So, apparently, there’s some ongoing issues with Turkey’s plans to purchase 100 of those boondoggle F-35s:
In particular, Turkey wants control over the aircraft’s identification friend or foe (IFF) system in order to offer more flexibility with regard to how its fleet identifies foreign air force jets. The default setting of the original U.S. software for Turkey’s F-16 fleet, for instance, identified Israeli air force jets as exclusively friendly. To overcome the problem, ASELSAN, one of Turkey’s leading defense companies, developed a new IFF system, which was finalized in September 2011 and is now operational on Turkey’s F-16 fleet. The new system allows Turkish fighters to bypass the original software restrictions, allowing Turkish pilots to determine whether to recognize Israeli fighters as either friendly or hostile.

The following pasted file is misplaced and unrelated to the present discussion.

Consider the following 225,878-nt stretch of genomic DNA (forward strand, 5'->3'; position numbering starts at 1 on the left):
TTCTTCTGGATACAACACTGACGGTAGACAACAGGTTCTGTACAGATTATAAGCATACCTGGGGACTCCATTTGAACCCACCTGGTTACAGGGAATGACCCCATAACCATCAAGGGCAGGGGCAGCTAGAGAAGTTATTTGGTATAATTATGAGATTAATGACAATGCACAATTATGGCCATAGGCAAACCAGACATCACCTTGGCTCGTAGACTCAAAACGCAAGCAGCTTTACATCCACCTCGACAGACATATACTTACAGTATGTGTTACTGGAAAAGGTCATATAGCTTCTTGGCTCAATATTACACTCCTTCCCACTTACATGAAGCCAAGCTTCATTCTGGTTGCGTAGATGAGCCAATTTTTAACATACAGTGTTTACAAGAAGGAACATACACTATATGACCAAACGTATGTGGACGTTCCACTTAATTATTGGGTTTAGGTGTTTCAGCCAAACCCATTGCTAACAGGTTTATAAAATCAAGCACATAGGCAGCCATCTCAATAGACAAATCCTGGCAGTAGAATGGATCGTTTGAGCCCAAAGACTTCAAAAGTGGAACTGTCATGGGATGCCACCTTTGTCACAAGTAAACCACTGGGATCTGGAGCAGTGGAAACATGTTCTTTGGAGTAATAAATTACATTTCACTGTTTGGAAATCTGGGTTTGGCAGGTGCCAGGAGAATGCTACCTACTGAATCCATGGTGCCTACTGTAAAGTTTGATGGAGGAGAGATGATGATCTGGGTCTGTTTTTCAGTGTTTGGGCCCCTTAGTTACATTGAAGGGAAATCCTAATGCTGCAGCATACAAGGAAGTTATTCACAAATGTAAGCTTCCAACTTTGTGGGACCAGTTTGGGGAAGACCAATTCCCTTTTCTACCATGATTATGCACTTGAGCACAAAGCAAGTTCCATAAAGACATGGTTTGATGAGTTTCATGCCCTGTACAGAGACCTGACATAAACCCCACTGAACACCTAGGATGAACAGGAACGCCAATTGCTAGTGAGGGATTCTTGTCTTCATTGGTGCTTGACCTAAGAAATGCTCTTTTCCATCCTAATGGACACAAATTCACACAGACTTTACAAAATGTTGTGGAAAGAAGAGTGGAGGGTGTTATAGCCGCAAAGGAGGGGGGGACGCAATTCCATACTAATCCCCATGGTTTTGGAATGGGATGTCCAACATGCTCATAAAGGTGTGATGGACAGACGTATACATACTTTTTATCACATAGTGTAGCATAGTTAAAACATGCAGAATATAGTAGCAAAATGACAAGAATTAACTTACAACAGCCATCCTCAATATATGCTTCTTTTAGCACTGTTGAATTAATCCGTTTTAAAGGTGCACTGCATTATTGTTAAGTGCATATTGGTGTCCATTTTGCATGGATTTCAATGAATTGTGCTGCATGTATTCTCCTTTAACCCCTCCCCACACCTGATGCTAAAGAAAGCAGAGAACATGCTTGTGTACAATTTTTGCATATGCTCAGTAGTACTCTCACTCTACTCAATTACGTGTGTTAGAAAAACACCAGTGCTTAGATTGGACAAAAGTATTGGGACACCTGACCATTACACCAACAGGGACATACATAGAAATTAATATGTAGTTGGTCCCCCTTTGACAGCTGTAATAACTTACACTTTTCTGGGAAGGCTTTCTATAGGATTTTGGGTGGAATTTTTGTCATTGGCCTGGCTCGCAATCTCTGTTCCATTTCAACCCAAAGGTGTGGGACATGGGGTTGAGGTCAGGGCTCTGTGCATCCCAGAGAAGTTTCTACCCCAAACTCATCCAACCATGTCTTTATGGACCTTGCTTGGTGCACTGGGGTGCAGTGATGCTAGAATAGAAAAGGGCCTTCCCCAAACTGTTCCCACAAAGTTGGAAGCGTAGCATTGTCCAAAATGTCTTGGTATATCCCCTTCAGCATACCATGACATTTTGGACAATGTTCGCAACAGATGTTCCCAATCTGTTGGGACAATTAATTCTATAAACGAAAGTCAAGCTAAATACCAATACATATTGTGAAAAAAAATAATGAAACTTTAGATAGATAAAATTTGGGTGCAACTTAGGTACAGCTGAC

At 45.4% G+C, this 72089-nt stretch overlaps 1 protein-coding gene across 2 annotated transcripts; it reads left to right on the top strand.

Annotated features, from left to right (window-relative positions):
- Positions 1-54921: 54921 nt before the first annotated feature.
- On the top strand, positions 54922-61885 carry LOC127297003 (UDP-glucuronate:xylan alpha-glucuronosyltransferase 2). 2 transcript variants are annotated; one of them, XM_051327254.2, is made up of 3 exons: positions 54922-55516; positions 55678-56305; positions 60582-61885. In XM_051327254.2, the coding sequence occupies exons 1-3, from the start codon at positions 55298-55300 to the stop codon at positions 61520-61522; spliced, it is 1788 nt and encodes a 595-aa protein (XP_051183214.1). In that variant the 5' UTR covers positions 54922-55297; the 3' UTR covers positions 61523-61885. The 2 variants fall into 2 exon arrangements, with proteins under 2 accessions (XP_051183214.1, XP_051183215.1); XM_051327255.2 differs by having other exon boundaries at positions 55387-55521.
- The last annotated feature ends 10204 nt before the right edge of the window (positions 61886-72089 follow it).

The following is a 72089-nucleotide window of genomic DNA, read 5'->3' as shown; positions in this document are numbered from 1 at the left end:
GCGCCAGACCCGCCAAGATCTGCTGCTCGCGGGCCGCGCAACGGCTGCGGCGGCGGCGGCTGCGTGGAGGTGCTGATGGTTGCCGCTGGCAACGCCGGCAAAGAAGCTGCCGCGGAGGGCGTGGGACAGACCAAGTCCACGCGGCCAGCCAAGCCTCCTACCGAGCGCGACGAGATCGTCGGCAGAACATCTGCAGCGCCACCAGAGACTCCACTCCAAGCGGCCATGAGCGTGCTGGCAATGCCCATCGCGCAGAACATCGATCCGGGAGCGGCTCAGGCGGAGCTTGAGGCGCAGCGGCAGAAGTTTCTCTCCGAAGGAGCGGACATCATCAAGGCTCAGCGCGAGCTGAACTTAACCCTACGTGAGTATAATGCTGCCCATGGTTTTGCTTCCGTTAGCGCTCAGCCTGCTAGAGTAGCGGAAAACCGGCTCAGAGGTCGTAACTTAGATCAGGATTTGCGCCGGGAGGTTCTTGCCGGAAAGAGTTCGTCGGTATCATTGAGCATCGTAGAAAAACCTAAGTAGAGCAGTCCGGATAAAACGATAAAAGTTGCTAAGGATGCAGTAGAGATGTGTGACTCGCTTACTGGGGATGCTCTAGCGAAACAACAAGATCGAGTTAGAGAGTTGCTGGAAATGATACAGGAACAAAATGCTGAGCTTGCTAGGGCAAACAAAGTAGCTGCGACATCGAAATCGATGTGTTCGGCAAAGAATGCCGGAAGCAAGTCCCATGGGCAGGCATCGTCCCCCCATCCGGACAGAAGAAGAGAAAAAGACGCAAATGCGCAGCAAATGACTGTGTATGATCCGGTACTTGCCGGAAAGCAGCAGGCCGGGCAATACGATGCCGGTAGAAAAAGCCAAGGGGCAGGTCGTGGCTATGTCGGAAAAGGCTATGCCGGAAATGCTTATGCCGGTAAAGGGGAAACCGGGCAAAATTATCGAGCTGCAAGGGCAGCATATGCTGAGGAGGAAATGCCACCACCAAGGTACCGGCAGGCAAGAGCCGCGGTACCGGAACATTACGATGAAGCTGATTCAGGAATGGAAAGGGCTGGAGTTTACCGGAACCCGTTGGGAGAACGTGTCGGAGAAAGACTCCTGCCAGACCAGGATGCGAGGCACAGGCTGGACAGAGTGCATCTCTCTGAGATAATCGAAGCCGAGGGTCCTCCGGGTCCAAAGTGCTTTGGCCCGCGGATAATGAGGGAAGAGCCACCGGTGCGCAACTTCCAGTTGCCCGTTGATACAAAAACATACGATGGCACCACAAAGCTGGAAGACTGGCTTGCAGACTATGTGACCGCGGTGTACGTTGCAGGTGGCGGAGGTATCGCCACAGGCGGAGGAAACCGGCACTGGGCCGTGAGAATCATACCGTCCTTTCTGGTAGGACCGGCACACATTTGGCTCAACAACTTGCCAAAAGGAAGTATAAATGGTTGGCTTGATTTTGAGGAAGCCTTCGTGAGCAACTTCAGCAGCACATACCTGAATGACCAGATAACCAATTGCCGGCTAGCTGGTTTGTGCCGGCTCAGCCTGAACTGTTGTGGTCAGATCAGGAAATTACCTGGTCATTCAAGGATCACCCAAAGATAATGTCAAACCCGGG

So, somewhere deep in this $200m aircraft is a burnt PROM smaller than a thumbnail containing presumably digitally-signed, encrypted C++ code. And in that code, there’s logic that maps IFF codes to a list of known IDs, and whether they are “friends” or “foes”. The USA, as a matter of foreign policy, has decided to tag those fields “private” and “static”, but Turkey, as a matter of foreign policy, is threatening to scuttle the $20b deal because they want those fields to have public mutator methods. Bosses. Always giving engineers these late-in-the-game change orders for political reasons, and they wonder why the schedule slips.